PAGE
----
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Jun 22, 2020

Carnuntum is a small wine region in Austria with only 2% of the wine growing area, but it packs a punch in quality. A short drive from Vienna, Carnuntum is an old Roman hub, with a rich history and its wine is only just making an impact on the international wine scene. Christina Netzl, from Weingut Netzl joins – a producer who is largely responsible for putting this region on the map and making its red wines, especially of Zweigelt, so well-known and respected.

Christina - Jenny and Francois Selections

Here are the show notes:

  • We discuss the location of Carnuntum, its storied Roman history, and its unique position in Austria as an extremely high-quality wine region.
  • Christina gives us an idea of what the terroir is like in Carnuntum, the challenges with a windy climate, and the positive effects of the Danube, Lake Neusiedl, and the Pannonian Plain (which was once an old seabed!) on the climate and weather in the region.

  • We learn about the differences between the reds of Burgenland to the south, and the small Carnuntum region: the reds in Carnuntum are acidic, fresh, with bright fruit and ample spice. The wines are never overshadowed by the use of oak, which is used to support flavors, not to get “in front of the fruit” (I loved this phrase!).

 

Christina tells us about the very long, drawn out process of getting a Districtus Austriae Controllus (DAC) designation for Carnuntum.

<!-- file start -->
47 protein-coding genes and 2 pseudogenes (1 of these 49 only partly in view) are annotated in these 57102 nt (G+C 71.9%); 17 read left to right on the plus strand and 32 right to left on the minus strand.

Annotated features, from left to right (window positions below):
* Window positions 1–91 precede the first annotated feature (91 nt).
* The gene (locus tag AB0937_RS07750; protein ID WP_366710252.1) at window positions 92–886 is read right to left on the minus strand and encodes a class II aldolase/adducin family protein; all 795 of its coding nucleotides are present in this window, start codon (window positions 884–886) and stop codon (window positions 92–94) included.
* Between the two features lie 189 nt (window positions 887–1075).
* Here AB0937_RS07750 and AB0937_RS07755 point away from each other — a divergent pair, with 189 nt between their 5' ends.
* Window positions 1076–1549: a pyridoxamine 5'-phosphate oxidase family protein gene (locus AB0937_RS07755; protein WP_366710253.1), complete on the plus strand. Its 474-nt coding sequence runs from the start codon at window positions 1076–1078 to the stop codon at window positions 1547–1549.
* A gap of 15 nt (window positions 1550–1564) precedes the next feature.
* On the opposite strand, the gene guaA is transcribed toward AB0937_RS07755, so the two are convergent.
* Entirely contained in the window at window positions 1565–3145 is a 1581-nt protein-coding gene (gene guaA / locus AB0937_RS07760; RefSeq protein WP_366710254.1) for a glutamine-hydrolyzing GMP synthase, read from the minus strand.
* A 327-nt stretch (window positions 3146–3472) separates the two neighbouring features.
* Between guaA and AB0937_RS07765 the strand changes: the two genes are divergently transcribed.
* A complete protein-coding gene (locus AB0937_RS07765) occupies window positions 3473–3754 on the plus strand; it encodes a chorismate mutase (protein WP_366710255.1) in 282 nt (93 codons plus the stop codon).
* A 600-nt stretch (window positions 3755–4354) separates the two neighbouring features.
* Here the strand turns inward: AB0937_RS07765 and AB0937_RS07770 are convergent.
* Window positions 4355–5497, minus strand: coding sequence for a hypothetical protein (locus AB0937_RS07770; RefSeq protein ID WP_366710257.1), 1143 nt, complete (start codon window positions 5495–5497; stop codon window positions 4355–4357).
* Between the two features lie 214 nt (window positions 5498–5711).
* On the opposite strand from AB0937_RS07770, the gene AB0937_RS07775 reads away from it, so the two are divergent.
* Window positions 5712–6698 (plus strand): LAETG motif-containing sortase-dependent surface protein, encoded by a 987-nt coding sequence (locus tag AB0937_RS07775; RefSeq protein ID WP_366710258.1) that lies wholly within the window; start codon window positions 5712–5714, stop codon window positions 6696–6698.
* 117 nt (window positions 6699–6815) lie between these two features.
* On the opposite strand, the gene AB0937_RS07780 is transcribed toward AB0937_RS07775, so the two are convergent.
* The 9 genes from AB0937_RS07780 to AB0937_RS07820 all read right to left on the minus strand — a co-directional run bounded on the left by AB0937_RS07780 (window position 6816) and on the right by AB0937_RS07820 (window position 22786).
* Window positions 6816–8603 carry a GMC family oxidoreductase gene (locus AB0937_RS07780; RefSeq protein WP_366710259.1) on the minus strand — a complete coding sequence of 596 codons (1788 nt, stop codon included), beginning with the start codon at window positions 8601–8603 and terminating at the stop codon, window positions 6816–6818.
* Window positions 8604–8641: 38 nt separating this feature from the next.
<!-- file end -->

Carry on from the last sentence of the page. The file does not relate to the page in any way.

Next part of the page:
• We learn how very collaborative Carnuntum is – all winemakers had to agree to the standards of the DAC before it was finalized (very unusual!)

 

  • We discuss Carnuntum’s own classification system. Here are the German names:

    • Gebietswein (regional wine)
    • Ortswein (village wine)
    • Riedenwein (single-vineyard wine)

  • When wines can’t be classified as Carnuntum, they’re designated “Niederösterreich” which is sort of like Vins de Pays d’Oc (like from all of the Languedoc, for example) in France. The wines can come from a very large area all over the northeastern part of Austria. For smaller producers, it’s usually from their individual area, but the wine doesn’t qualify for the stricter DAC regulation.
  • Christina explains "Rubin Carnuntum”, a Zweigelt made in a certain style by a small group of producers (each has one under her own label – e.g., Netzl Rubin Carnuntum)
  • We discuss the name Zweigelt, and the link to its creator, an enthusiastic member of the Nazi party.

Christina tells us about the importance of Netzl working the land organically, how she is thrilled when she travels that people even know Austria makes wine, and the challenges she has had both as a woman, a young person, and a daughter taking over a family business.

A really fascinating look at an up and coming, (yet old and well-established) region!

 

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